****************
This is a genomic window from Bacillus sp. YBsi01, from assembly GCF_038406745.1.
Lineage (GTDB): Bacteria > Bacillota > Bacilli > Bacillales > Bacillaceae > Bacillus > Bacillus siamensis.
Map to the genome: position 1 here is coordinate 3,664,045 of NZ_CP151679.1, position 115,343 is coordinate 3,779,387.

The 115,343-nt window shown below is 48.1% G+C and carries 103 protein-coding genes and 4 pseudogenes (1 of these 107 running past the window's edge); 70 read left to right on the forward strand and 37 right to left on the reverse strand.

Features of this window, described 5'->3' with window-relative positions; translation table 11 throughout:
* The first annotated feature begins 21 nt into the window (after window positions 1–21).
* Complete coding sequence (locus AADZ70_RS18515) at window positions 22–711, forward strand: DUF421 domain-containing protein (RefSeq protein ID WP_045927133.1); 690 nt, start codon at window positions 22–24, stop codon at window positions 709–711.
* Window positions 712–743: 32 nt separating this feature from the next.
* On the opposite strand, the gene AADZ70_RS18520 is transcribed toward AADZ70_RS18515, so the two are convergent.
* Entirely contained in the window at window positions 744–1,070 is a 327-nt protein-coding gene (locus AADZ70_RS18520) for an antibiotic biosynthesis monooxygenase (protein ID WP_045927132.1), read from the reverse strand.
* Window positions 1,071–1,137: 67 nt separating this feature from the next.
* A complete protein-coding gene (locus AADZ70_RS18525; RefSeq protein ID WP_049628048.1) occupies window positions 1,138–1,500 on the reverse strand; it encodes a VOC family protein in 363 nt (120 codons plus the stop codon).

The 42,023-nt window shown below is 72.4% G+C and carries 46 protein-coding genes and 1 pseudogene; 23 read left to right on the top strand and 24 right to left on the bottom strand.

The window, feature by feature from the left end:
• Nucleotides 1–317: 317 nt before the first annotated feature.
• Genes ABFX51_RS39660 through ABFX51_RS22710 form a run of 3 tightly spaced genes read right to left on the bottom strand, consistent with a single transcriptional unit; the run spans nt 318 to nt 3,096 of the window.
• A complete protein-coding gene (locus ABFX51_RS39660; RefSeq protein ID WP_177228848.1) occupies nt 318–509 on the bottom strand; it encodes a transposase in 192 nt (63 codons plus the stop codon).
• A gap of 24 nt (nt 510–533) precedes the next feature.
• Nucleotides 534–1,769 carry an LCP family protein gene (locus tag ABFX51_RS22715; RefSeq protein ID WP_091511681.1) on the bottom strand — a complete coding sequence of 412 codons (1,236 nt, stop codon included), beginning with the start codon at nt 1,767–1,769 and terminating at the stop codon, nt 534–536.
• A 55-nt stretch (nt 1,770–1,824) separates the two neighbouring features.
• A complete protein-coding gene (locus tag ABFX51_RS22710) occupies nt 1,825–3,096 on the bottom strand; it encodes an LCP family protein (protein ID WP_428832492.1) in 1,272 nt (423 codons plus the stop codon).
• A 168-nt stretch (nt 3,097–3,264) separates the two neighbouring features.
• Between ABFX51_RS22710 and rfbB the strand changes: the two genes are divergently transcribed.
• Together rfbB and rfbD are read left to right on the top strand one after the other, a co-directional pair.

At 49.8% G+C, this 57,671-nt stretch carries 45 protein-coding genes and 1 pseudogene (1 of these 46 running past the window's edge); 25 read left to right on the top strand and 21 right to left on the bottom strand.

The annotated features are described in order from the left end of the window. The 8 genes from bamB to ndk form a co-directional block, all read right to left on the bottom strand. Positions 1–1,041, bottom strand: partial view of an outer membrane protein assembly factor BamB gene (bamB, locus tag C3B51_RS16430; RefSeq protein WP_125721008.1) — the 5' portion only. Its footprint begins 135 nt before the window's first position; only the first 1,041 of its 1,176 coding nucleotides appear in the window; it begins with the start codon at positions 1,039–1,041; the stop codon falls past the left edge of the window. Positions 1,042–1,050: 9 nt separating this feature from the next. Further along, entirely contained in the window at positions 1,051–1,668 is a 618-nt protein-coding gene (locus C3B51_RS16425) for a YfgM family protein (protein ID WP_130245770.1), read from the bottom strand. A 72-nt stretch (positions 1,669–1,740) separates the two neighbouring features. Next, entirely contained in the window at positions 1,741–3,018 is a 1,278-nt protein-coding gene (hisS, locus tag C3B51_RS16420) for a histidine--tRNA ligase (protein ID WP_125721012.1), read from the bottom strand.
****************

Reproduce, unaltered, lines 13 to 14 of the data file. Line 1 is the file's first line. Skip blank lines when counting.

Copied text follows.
The 42,023-nt window shown below is 72.4% G+C and carries 46 protein-coding genes and 1 pseudogene; 23 read left to right on the top strand and 24 right to left on the bottom strand.

The window, feature by feature from the left end: